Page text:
June 2021 global news roundup: Historical legacies in Canada, the Catholic church, and China; Electoral developments in the Middle East and Latin America

A Catholic church (Photo by Jonathan Borba on Unsplash)

This roundup summarises the most important news stories around the world in the last month (June 2021).

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More people have died from COVID-19 in 2021 so far than in all of 2020. Countries in the West have been seeing lower caseloads and death tolls, but the virus continues to ravage countries in parts of Asia and Latin America.

An indigenous community in Canada found the remains of 215 children on the grounds of a former Catholic-run residential school. In the country’s history, more than 150,000 Indigenous children were forced to assimilate and attend these boarding schools, many of whom were abused. Later in the month, at least 751 unmarked graves were found in another residential school. Relatedly with the Catholic church, in the biggest change to its internal legal system since 1983, Pope Francis signed off on changes, including the explicit penalising the sexual abuse of adults by priests. The pope also committed to strengthening the church’s stance against sexual misconduct.

And China, in response to its declining birth rate and an ageing population, said it will allow couples to have up to three children. Other supportive pro-natalist policies are also in place. Its one-child policy was first announced in 1980 and was expanded to two children in 2016, but the latest update is expected to have limited impact.

Electoral developments in the Middle East and Latin America

First, in the Middle East. After four inconclusive elections in Israel, opposition leaders reached a coalition deal to form a unity government. While the agreement is fragile, it removed prime minister Benjamin Netanyahu – the country’s longest-serving prime minister – from power, and is also the most diverse coalition in Israel’s history and only the first time an independent Arab party is included. Mr. Netanyahu was out for the first time in 12 years.

Iran’s head of judiciary Ebrahim Raisi, endorsed by the country’s supreme leader, was elected president in a landslide with 62 per cent of the vote, in an election characterised by the lowest voter turnout in decades. On an unrelated note, earlier in the month, a fire sank one of the country’s largest navy ships.

Next, in Latin America. In Mexico, the president’s party with two smaller allied parties won a majority of the seats in the country’s lower house in midterm elections, but lost its qualified majority. In Peru, a far-left presidential candidate led a sample of ballots in a very close race. While in Nicaragua, he president’s most prominent opponent and potential presidential candidate was placed under house arrest by the police for three months under charges of money laundering. The president has also launched a broad repression campaign against the political opposition.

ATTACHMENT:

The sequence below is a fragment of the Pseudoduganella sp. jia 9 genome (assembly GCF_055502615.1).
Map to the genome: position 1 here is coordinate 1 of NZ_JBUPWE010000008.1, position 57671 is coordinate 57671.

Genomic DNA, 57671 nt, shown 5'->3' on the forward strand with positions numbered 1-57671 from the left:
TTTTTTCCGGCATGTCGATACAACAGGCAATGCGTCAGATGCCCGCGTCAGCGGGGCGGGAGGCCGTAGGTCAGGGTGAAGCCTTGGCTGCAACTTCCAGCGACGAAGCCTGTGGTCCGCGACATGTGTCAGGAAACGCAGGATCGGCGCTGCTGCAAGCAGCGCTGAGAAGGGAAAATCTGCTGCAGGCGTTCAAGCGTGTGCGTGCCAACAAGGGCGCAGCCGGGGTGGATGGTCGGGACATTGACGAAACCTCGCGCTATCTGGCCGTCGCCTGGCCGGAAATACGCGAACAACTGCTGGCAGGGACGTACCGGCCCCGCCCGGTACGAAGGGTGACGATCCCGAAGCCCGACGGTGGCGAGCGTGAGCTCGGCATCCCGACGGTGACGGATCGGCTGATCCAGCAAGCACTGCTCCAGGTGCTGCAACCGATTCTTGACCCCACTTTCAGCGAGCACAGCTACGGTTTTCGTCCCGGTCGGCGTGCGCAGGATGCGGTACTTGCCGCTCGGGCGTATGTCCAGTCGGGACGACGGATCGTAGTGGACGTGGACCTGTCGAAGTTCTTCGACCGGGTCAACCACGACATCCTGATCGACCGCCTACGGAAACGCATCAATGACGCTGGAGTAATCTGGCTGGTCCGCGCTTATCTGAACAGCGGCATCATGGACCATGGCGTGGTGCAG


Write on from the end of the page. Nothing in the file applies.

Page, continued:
Similarly in Russia, the political movement of opposition leader Alexei Navalny was designated as an extremist organisation, effectively banning it from political power.

Other political developments around the world

  • El Salvador: The legislative assembly made the cryptocurrency bitcoin legal tender, the first country in the world to do so.
  • Nigeria: The government suspended Twitter indefinitely for deleting a tweet from the president, which referenced the country’s deadly civil war of 1967-70.
  • South Africa: Former president Jacob Zuma was sentenced to 15 months in prison on contempt charges for defying an order to appear at a corruption inquiry.
  • Sweden: For the first time in the country’s history, its social democratic prime minister lost a confidence vote in parliament.

Signs of terrorism and extremism; other accidents and acts of violence

Armed assailants in Burkina Faso killed at least 132 civilians, in the worst terrorist atrocity in the country’s history. A suicide bombing at an army training camp – the latest in a series of assaults targeting the site – killed at least 10 people in Somalia. And German officials disbanded an elite police commando unit which houses officers who shared racist messages

Nigerian gunmen kidnapped more than 100 students from an Islamic school. In Pakistan, dozens were killed following the collision of two trains, and a bus crash left at least 20 Muslim pilgrims dead. And clashes between Yemeni rebels and government fighters left at least 111 dead in three days.

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